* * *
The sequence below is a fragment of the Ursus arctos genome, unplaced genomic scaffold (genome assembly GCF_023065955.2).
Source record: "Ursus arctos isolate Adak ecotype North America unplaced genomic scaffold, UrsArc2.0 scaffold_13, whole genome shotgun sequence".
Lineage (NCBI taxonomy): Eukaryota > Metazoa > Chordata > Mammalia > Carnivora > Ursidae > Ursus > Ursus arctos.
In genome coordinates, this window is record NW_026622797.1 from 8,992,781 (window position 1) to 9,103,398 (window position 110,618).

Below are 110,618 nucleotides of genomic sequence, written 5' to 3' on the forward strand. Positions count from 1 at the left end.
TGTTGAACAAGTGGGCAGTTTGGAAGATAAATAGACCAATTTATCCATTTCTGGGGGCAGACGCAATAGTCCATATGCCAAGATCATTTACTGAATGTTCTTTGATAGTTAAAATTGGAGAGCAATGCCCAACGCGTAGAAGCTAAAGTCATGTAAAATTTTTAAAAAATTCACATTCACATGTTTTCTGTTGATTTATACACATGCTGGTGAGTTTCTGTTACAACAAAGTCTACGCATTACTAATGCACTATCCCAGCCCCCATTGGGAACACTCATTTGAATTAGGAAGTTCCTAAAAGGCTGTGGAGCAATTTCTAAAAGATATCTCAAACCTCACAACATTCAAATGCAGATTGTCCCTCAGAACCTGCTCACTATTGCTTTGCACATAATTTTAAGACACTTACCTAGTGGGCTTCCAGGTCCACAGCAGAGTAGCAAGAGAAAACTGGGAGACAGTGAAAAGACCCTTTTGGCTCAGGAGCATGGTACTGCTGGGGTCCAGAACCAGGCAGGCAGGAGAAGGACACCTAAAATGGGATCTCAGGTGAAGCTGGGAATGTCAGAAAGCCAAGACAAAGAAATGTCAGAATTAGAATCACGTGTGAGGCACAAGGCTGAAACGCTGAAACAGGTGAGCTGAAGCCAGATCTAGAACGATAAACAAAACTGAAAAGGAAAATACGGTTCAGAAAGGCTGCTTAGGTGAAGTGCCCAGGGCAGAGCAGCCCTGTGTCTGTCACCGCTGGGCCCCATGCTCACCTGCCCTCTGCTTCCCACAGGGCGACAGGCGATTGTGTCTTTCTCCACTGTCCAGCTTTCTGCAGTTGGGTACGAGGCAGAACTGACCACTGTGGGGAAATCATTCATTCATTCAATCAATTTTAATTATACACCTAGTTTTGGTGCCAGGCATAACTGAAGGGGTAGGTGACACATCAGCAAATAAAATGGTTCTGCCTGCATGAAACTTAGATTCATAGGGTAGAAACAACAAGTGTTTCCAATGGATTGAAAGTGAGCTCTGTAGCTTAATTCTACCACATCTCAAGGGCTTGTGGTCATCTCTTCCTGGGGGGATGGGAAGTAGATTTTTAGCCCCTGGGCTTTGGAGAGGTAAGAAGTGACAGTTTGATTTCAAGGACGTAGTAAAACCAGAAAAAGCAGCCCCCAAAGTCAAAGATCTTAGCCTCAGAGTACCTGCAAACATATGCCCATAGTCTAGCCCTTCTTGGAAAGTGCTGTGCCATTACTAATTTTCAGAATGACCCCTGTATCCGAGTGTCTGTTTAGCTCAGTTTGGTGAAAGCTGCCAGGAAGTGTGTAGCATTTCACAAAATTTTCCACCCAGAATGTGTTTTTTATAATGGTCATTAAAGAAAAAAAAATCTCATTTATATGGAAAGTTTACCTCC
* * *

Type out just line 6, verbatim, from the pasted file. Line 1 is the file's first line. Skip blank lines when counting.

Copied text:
TGTTGAACAAGTGGGCAGTTTGGAAGATAAATAGACCAATTTATCCATTTCTGGGGGCAGACGCAATAGTCCATATGCCAAGATCATTTACTGAATGTTCTTTGATAGTTAAAATTGGAGAGCAATGCCCAACGCGTAGAAGCTAAAGTCATGTAAAATTTTTAAAAAATTCACATTCACATGTTTTCTGTTGATTTATACACATGCTGGTGAGTTTCTGTTACAACAAAGTCTACGCATTACTAATGCACTATCCCAGCCCCCATTGGGAACACTCATTTGAATTAGGAAGTTCCTAAAAGGCTGTGGAGCAATTTCTAAAAGATATCTCAAACCTCACAACATTCAAATGCAGATTGTCCCTCAGAACCTGCTCACTATTGCTTTGCACATAATTTTAAGACACTTACCTAGTGGGCTTCCAGGTCCACAGCAGAGTAGCAAGAGAAAACTGGGAGACAGTGAAAAGACCCTTTTGGCTCAGGAGCATGGTACTGCTGGGGTCCAGAACCAGGCAGGCAGGAGAAGGACACCTAAAATGGGATCTCAGGTGAAGCTGGGAATGTCAGAAAGCCAAGACAAAGAAATGTCAGAATTAGAATCACGTGTGAGGCACAAGGCTGAAACGCTGAAACAGGTGAGCTGAAGCCAGATCTAGAACGATAAACAAAACTGAAAAGGAAAATACGGTTCAGAAAGGCTGCTTAGGTGAAGTGCCCAGGGCAGAGCAGCCCTGTGTCTGTCACCGCTGGGCCCCATGCTCACCTGCCCTCTGCTTCCCACAGGGCGACAGGCGATTGTGTCTTTCTCCACTGTCCAGCTTTCTGCAGTTGGGTACGAGGCAGAACTGACCACTGTGGGGAAATCATTCATTCATTCAATCAATTTTAATTATACACCTAGTTTTGGTGCCAGGCATAACTGAAGGGGTAGGTGACACATCAGCAAATAAAATGGTTCTGCCTGCATGAAACTTAGATTCATAGGGTAGAAACAACAAGTGTTTCCAATGGATTGAAAGTGAGCTCTGTAGCTTAATTCTACCACATCTCAAGGGCTTGTGGTCATCTCTTCCTGGGGGGATGGGAAGTAGATTTTTAGCCCCTGGGCTTTGGAGAGGTAAGAAGTGACAGTTTGATTTCAAGGACGTAGTAAAACCAGAAAAAGCAGCCCCCAAAGTCAAAGATCTTAGCCTCAGAGTACCTGCAAACATATGCCCATAGTCTAGCCCTTCTTGGAAAGTGCTGTGCCATTACTAATTTTCAGAATGACCCCTGTATCCGAGTGTCTGTTTAGCTCAGTTTGGTGAAAGCTGCCAGGAAGTGTGTAGCATTTCACAAAATTTTCCACCCAGAATGTGTTTTTTATAATGGTCATTAAAGAAAAAAAAATCTCATTTATATGGAAAGTTTACCTCC